Between this, and the cyclical nature of the universe, we start this series where the Cold War started. Belgarath even says, “I thought that, once Torak was dead, we might get a chance to rest.” (p. 31). This states, explicitly, for the first time in the series, how exhausting these cycles are. Belgarath has lived for seven thousand years, and he’s always been looking for the end. Waiting for the time when Torak was dead and he could have peace. But, even now, after the Dragon God of the Angaraks is dead, there is still work that needs doing.

The Orb of Aldur, Nuclear Weaponry, and Cthrag Sardius

It’s been established that the Orb of Aldur and the power that it wields is symbolic of nuclear weaponry. Thus, the fact that the orb glows red—the color of communism—when it gives it’s ominous warning about Zandramas is important.

“The soft blue light of the stone had suddenly changed to a deep, angry red. Errand could very clearly hear a strange sound. For all of the time he had carried the Orb, his ears had been filled with the crystalline shimmer of its song, but now that shimmer seemed to have taken on an ugly iron overtone, as if the stone had encountered something or someone that filled it with a raging anger. ‘Beware!’ … ‘Beware Zandramas!'” (p. 49)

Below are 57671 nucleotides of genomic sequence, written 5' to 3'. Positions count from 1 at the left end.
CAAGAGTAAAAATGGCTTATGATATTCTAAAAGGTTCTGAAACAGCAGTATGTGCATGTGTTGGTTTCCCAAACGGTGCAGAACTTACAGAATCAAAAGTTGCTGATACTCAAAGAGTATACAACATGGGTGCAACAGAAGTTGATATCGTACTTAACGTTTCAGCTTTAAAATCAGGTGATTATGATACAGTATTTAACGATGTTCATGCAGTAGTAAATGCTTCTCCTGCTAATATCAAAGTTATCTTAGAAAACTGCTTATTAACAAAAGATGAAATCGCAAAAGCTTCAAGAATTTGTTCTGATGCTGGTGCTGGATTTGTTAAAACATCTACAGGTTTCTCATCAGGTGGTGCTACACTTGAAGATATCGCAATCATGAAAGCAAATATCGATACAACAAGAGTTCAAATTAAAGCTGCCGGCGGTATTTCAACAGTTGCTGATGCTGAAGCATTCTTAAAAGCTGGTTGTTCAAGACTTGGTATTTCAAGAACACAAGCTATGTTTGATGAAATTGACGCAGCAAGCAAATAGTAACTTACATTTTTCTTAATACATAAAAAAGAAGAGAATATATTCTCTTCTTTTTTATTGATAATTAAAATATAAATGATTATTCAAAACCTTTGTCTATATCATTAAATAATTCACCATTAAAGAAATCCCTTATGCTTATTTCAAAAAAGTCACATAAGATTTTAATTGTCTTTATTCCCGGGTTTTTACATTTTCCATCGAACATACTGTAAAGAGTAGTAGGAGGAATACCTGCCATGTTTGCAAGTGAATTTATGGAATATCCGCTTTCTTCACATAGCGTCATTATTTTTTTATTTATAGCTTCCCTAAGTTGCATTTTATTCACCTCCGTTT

Nuclear Weaponry, as you might expect, was a hot button issue during and after the Cold War. The Rosenberg Trial, where two civilians were convicted of conspiracy to commit treason and executed, is an exemplar of that. The Orb turning red, and the iron overtone (what villain used iron in this series as a major motif, oh yes, Torak and his pseudo Iron Curtain), makes this significant. This significance would be even more apparent to readers who lived through to Cold War.

In addition, there is the topic of Cthrag Sardius. Beldin talks with Belgarath about the Sardion, as it is also called. The remaining Grolims in Mallorea would do anything to get their hands on it. Belgarath points out it sounds like Sardonyx, a type of rock. Beldin recalls that Cthrag Yaska is what the Grolims called the Orb of Aldur. Their conclusions are enough to send Belgarath out of his pseudo retirement.

Again, people are reacting to thing the same way they did at the end of World War II and the beginning of the Cold War.

Cyradis and Consequences

Cyradis is the one that kicks off the true continuing cycle of Eddings’s universe. The Seeress of Kell shows up twice in the book, once in Errand’s point of view. She astral projects into the Vale of Aldur and speaks with Errand courteously. The second time is at the end of the first book, where she gives Garion the way to fulfill the prophecy.

She lists various people who can go with him, and says that one of his companions will die. This adds an additional sense of urgency to the already urgent message that this is the final confrontation between the two forces.

Cyradis tells both the reader and the characters that there will be an end, but tells them that there will be consequences. Admittedly, Durnik did die during the confrontation with Torak, but he came back. This was foreseen in the prophecy, where his title is the Man with Two Lives. He doesn’t have three, and we don’t know who will die in this iteration of the cycle.